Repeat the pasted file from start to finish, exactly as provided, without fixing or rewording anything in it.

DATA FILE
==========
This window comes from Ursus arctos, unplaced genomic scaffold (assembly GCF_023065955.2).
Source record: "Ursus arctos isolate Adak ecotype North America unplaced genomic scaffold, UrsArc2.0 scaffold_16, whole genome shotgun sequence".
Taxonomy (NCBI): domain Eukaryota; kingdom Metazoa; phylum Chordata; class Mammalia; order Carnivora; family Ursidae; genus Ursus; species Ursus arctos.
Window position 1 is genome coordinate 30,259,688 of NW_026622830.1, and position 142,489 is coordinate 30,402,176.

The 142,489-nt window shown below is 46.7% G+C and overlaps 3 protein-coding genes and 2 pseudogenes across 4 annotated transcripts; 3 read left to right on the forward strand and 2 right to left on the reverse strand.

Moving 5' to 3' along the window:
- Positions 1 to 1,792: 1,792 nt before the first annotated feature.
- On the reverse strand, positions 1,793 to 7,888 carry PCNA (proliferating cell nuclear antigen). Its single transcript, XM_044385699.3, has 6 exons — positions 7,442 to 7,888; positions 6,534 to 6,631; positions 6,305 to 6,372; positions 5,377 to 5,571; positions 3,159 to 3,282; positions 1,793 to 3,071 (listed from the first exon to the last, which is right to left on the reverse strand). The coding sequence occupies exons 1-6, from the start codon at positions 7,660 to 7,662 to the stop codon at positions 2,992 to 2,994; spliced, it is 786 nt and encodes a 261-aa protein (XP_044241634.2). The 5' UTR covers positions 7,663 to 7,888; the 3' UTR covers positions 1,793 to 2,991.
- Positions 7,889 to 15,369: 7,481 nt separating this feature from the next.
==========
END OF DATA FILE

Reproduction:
This window comes from Ursus arctos, unplaced genomic scaffold (assembly GCF_023065955.2).
Source record: "Ursus arctos isolate Adak ecotype North America unplaced genomic scaffold, UrsArc2.0 scaffold_16, whole genome shotgun sequence".
Taxonomy (NCBI): domain Eukaryota; kingdom Metazoa; phylum Chordata; class Mammalia; order Carnivora; family Ursidae; genus Ursus; species Ursus arctos.
Window position 1 is genome coordinate 30,259,688 of NW_026622830.1, and position 142,489 is coordinate 30,402,176.

The 142,489-nt window shown below is 46.7% G+C and overlaps 3 protein-coding genes and 2 pseudogenes across 4 annotated transcripts; 3 read left to right on the forward strand and 2 right to left on the reverse strand.

Moving 5' to 3' along the window:
- Positions 1 to 1,792: 1,792 nt before the first annotated feature.
- On the reverse strand, positions 1,793 to 7,888 carry PCNA (proliferating cell nuclear antigen). Its single transcript, XM_044385699.3, has 6 exons — positions 7,442 to 7,888; positions 6,534 to 6,631; positions 6,305 to 6,372; positions 5,377 to 5,571; positions 3,159 to 3,282; positions 1,793 to 3,071 (listed from the first exon to the last, which is right to left on the reverse strand). The coding sequence occupies exons 1-6, from the start codon at positions 7,660 to 7,662 to the stop codon at positions 2,992 to 2,994; spliced, it is 786 nt and encodes a 261-aa protein (XP_044241634.2). The 5' UTR covers positions 7,663 to 7,888; the 3' UTR covers positions 1,793 to 2,991.
- Positions 7,889 to 15,369: 7,481 nt separating this feature from the next.